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September 3, 1981

Donald Joseph KOZACZKA, Plaintiff,
Richard SCHWEIKER, Secretary, Department of Health and Human Services, Defendant.1

The opinion of the court was delivered by: ELFVIN


This is an action to review the Secretary's denial of plaintiff's applications for disability insurance benefits and supplemental security income ("SSI"). 42 U.S.C. §§ 405(g), 1383(c)(3). Both parties have moved for summary judgment. I have concluded that the Secretary's decisions must be reversed and the case remanded for further proceedings.

 In August, 1973 the Erie County (N.Y.) Department of Social Services found that plaintiff was disabled due to a personality disorder, seizure disorder and chronic alcoholism. Thus, plaintiff began receiving SSI benefits on a "rollback" basis when the SSI program went into effect January 1, 1974. He subsequently was notified that the Social Security Administration ("the SSA") no longer considered him eligible to receive SSI. Upon reconsideration, the SSA adhered to its decision that plaintiff was not disabled and so notified him in a letter dated December 9, 1974. Plaintiff requested an administrative hearing but then waived his right to appear and requested a decision based on the medical record. The Administrative Law Judge ("the ALJ") concluded in a written decision dated April 8, 1975 that plaintiff was not disabled. Plaintiff did not appeal the decision to the SSA's Appeals Council.

 Plaintiff then filed an application for disability insurance benefits in which he claimed to be disabled, beginning in 1966, due to emphysema and seizure disorders. Plaintiff subsequently changed the purported date on which his disability arose to March 1970. His application was denied June 20, 1979. Plaintiff filed a request for reconsideration of said denial July 26, 1979 and, at the same time, filed an application for SSI. Apparently, the SSA elevated plaintiff's SSI application to the reconsideration level due to the pendency of his request for reconsideration of his application for disability insurance benefits. Upon reconsideration the SSA issued notices denying plaintiff's claims for SSI and disability insurance benefits August 31, 1979 and September 2, 1979, respectively. Plaintiff requested an administrative hearing, which was held January 24, 1980. The ALJ issued a written decision February 8, 1980 denying both applications. This decision was affirmed by the SSA's Appeals Council June 16, 1980 and thereby became the Secretary's final decision.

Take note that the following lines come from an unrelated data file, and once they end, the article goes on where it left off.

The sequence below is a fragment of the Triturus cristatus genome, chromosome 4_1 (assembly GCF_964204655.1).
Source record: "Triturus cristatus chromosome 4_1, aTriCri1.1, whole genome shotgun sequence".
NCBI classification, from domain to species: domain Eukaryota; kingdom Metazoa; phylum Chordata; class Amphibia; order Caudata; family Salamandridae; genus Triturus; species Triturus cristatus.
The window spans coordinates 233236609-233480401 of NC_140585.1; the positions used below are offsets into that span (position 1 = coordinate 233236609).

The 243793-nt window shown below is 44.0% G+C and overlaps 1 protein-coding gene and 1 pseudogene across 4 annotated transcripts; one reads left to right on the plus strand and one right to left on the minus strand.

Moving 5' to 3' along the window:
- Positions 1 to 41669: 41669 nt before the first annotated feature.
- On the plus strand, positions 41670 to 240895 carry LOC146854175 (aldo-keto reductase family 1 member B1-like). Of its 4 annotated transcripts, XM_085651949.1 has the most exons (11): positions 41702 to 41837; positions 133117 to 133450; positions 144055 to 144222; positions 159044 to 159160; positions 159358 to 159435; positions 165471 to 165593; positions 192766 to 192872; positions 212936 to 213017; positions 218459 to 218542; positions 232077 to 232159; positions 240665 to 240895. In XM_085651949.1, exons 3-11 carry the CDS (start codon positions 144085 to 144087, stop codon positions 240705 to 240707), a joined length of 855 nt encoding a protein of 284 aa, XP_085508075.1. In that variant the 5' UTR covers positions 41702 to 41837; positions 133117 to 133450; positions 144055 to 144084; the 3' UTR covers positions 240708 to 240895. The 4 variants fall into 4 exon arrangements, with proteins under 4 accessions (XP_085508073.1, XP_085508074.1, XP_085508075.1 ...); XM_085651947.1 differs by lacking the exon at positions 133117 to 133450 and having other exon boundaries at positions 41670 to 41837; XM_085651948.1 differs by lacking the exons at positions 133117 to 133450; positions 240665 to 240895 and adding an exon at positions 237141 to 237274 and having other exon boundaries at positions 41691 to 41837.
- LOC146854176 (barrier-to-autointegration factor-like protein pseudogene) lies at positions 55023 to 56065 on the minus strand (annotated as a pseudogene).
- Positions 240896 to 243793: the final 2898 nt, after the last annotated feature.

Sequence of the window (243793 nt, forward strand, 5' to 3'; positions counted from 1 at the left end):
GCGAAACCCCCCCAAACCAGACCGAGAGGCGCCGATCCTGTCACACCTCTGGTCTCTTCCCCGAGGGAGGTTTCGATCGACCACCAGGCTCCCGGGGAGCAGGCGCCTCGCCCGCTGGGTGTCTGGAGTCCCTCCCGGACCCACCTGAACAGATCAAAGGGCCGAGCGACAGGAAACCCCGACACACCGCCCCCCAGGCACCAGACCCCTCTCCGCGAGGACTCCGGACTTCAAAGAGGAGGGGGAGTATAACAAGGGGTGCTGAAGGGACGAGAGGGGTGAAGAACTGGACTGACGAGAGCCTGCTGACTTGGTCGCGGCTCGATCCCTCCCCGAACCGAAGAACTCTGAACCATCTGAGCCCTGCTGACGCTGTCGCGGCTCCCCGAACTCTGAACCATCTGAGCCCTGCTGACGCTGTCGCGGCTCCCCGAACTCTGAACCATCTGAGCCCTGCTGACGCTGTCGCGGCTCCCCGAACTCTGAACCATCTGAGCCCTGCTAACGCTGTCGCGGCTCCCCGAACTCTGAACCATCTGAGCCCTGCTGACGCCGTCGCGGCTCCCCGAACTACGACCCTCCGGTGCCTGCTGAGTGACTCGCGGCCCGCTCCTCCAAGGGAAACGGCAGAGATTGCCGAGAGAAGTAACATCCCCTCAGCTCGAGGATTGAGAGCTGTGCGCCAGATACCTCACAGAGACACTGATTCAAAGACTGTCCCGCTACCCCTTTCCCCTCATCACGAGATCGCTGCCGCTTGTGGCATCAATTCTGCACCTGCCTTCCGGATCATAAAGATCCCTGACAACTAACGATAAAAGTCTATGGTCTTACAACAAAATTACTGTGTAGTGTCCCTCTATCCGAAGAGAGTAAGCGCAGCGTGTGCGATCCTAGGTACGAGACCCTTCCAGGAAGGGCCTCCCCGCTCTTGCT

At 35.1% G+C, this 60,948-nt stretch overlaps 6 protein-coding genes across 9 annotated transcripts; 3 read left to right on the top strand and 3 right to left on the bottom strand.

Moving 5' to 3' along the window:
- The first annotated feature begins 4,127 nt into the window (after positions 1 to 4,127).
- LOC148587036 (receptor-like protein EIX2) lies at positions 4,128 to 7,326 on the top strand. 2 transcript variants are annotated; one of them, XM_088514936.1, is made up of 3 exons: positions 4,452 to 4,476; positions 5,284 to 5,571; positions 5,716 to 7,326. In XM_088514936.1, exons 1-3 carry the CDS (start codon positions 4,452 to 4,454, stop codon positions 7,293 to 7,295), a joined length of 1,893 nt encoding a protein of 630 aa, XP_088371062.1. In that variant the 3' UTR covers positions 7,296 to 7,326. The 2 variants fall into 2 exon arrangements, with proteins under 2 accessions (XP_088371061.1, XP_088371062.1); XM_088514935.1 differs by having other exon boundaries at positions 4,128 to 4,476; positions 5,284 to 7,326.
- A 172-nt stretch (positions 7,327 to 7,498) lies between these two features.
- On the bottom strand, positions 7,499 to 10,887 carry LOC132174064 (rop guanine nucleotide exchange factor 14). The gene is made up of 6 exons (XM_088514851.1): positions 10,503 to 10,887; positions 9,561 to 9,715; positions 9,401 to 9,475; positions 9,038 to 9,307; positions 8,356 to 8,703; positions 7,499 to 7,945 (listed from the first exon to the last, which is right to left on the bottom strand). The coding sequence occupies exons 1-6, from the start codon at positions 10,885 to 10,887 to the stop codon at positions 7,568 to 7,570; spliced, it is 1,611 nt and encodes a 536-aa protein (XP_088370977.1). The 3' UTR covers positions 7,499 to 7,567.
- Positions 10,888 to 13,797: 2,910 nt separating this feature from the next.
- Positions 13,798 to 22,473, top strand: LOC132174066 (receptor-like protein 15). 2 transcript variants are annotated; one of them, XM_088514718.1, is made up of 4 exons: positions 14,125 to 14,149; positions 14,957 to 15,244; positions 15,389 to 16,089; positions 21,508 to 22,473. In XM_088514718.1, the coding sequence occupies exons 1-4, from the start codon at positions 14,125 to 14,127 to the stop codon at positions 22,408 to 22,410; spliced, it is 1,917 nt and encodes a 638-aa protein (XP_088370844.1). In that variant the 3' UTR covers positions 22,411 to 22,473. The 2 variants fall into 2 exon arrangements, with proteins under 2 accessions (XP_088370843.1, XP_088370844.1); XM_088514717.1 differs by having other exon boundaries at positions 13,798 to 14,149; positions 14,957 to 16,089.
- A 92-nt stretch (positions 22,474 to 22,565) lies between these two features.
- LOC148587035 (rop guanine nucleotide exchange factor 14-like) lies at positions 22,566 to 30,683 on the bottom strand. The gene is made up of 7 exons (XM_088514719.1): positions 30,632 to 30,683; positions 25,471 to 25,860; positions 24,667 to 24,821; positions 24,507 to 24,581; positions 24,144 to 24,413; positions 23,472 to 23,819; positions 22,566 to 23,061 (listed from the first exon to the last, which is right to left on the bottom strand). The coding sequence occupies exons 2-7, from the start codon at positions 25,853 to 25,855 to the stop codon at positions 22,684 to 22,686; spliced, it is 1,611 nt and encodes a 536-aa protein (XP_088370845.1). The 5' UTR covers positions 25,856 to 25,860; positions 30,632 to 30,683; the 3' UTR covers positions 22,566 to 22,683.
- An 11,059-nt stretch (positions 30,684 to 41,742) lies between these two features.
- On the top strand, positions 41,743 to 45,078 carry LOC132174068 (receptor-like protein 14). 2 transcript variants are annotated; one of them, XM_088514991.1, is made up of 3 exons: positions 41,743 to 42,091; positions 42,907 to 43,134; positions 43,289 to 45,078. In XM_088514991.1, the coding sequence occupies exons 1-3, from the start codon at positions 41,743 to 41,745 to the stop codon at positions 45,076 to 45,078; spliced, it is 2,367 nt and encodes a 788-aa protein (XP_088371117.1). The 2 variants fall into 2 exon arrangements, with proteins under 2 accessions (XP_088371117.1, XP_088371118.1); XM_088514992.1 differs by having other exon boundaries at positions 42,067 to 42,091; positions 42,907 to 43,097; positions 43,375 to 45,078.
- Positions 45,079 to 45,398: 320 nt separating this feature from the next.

An individual who is under a disability is entitled to receive disability insurance benefits provided that he is insured for such benefits, is under sixty-five years old and files an appropriate application. 42 U.S.C. § 423(a) (1). For the purposes of determining an individual's eligibility for disability insurance benefits, a disability is defined as:

"inability to engage in any substantial gainful activity by reason of any medically determinable physical or mental impairment which can be expected to result in death or which has lasted or can be expected to last for a continuous period of not less than 12 months * * *." 42 U.S.C. § 423(d)(1)(A).

 An individual is disabled only if his impairments are so severe that he is prevented from performing his previous work and any other substantial gainful activity which exists in the national economy. 42 U.S.C. § 423(d)(2)(A). See, Parker v. Harris, 626 F.2d 225, 230 (2d Cir. 1980). Plaintiff last met the insured status requirement imposed for receipt of disability insurance benefits in June, 1973. Therefore, in order to receive such benefits, plaintiff must establish that he was disabled as of that date.